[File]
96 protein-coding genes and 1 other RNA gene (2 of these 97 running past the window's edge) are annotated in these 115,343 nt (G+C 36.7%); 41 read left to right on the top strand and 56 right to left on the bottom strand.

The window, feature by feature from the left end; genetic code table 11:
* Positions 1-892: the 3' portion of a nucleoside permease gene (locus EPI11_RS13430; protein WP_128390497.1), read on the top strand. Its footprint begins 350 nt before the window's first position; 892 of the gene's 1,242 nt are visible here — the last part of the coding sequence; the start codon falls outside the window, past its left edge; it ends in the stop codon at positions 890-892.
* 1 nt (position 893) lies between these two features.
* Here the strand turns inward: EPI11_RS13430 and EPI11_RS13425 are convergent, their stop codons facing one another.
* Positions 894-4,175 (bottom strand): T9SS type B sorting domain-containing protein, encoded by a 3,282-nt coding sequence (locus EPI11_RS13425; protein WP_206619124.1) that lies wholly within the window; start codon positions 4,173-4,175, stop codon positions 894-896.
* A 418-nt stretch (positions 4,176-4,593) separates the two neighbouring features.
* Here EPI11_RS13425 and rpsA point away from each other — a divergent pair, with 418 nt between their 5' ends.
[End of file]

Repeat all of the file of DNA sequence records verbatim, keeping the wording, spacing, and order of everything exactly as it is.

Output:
96 protein-coding genes and 1 other RNA gene (2 of these 97 running past the window's edge) are annotated in these 115,343 nt (G+C 36.7%); 41 read left to right on the top strand and 56 right to left on the bottom strand.

The window, feature by feature from the left end; genetic code table 11:
* Positions 1-892: the 3' portion of a nucleoside permease gene (locus EPI11_RS13430; protein WP_128390497.1), read on the top strand. Its footprint begins 350 nt before the window's first position; 892 of the gene's 1,242 nt are visible here — the last part of the coding sequence; the start codon falls outside the window, past its left edge; it ends in the stop codon at positions 890-892.
* 1 nt (position 893) lies between these two features.
* Here the strand turns inward: EPI11_RS13430 and EPI11_RS13425 are convergent, their stop codons facing one another.
* Positions 894-4,175 (bottom strand): T9SS type B sorting domain-containing protein, encoded by a 3,282-nt coding sequence (locus EPI11_RS13425; protein WP_206619124.1) that lies wholly within the window; start codon positions 4,173-4,175, stop codon positions 894-896.
* A 418-nt stretch (positions 4,176-4,593) separates the two neighbouring features.
* Here EPI11_RS13425 and rpsA point away from each other — a divergent pair, with 418 nt between their 5' ends.